The Los Angeles DUI Law Blog

Over 3,600 Stopped At Santa Clarita Checkpoints; Only 3 Arrested

Captain Paul Becker says the checkpoints are about more than making immediate arrests, reports The Santa Clarita Valley Signal. Checkpoints provide a deterrent factor. They educate the public. They let drunk drivers know that their conduct won't be tolerated.

Wouldn't a bumper sticker and public service announcements be cheaper?

The Signal reports that over three recent checkpoints, over 3,600 people were stopped. Three were arrested. That is not a typo. That is a success rate of less than 0.08%, which is coincidentally the legal limit for blood alcohol content. If their success rate were a drunk person, their case might be dropped.

One might wonder if publication of the checkpoint locations, as well as smart phone apps and Twitter feeds that track the checkpoints, have neutered them to the point of irrelevance.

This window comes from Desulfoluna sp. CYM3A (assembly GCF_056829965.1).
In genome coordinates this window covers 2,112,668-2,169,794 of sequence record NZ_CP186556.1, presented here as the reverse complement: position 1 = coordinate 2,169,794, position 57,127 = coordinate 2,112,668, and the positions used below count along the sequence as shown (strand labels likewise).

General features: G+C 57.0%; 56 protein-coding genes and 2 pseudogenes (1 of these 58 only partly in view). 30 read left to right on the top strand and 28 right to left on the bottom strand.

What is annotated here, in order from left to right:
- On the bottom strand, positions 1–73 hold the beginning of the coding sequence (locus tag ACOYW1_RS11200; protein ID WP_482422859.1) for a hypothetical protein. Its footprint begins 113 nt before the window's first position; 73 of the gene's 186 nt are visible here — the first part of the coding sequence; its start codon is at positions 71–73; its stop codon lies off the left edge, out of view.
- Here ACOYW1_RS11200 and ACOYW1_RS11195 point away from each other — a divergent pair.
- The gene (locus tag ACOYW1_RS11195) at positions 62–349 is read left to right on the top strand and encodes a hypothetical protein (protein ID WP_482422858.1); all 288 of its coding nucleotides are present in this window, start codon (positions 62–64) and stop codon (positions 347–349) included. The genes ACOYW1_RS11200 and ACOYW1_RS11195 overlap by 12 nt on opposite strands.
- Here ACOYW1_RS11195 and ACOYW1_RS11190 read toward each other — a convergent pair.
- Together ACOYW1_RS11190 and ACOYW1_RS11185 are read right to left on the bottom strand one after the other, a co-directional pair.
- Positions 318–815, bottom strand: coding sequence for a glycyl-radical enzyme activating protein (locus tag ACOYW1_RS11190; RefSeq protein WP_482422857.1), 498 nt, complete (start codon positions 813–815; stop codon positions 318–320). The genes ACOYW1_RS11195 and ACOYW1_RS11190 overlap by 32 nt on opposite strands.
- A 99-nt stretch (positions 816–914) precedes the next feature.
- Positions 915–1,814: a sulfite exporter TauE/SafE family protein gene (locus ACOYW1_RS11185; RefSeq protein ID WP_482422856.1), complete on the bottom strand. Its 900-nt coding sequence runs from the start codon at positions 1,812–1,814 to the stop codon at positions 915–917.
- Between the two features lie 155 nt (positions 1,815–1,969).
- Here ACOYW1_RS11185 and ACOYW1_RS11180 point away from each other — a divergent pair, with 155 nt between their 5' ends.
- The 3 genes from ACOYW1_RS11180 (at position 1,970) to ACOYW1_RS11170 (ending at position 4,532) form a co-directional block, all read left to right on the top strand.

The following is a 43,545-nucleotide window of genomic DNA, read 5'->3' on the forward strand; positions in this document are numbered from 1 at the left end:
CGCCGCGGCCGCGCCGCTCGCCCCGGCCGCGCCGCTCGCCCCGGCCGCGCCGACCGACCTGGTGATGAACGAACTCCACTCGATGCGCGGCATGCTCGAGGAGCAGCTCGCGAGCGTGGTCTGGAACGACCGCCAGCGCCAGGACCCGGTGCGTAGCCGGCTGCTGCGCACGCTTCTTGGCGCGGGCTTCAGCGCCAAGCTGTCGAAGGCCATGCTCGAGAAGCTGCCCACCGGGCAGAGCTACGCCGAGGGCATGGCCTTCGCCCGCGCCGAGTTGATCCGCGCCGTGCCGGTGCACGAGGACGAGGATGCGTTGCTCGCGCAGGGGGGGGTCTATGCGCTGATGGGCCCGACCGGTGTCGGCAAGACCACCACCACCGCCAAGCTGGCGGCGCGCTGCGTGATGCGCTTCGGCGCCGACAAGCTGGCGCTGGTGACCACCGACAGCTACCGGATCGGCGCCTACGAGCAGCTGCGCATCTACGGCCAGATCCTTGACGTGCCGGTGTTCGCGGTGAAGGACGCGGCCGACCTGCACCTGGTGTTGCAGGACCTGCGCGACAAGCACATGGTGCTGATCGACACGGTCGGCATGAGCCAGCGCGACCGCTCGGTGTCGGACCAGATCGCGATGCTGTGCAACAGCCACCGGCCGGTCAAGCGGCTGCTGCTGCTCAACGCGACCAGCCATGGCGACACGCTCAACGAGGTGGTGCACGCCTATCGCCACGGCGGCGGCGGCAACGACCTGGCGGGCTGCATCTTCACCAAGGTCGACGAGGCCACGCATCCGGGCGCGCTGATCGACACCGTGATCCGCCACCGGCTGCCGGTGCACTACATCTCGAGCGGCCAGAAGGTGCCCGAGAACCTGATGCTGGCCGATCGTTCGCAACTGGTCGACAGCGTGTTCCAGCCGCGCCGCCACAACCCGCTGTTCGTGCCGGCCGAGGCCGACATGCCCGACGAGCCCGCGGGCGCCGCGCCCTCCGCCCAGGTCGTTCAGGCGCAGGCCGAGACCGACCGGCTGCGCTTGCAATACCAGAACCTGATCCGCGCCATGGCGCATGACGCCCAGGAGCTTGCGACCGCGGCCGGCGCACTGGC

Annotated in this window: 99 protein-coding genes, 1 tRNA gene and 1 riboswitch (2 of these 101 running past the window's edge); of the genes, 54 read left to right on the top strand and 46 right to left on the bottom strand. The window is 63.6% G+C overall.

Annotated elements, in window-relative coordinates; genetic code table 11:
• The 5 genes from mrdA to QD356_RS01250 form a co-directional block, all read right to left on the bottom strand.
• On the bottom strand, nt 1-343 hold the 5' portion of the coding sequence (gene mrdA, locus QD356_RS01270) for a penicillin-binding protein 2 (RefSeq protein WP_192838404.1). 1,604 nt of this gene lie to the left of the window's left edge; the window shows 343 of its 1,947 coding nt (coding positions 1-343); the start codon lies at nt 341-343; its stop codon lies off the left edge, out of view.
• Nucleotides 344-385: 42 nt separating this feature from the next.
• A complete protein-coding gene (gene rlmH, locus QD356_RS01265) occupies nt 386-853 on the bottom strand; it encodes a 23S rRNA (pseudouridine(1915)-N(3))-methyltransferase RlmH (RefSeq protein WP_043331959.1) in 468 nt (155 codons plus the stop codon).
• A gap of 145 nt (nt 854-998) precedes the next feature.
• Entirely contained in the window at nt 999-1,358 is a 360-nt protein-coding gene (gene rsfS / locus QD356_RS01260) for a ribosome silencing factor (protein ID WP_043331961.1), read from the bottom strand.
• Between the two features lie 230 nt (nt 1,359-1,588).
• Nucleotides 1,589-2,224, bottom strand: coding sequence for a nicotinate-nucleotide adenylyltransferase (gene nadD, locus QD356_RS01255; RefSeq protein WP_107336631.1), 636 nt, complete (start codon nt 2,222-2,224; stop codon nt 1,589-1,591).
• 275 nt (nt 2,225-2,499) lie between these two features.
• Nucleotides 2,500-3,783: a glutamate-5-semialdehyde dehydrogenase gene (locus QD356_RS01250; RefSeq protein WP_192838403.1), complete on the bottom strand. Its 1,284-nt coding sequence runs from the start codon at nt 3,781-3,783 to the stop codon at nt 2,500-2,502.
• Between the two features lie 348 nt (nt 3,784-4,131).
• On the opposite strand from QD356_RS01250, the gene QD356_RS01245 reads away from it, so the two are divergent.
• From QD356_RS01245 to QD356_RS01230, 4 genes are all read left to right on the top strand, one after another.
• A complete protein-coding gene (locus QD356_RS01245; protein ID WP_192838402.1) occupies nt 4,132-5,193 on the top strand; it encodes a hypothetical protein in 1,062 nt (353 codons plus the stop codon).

Captain Becker claims that the checkpoints are important for educating the public, and set a tone of intolerance towards drunk driving. No one is arguing that drunk driving should be tolerated.

Drunk driving is a dangerous, and very prevalent crime in Santa Clarita. DUIs make up between 40 and 50% of arrests in the area.

The question, however, is not whether drunk driving is a problem. It is whether the checkpoints are the most efficient method of solving the problem. It would be hard to imagine a solution that would statistically be less effective. Surely, regular patrols, in areas crawling with night-life, could net at least three arrests over the same couple of months.

In a time where budgets are aching for austerity measures, people are beginning to question the necessity of expensive, time-consuming checkpoints that don't actually lead to many arrests. Surely, some alternate form of education exists that can curb DUIs while not running up the tab on the state's budget?

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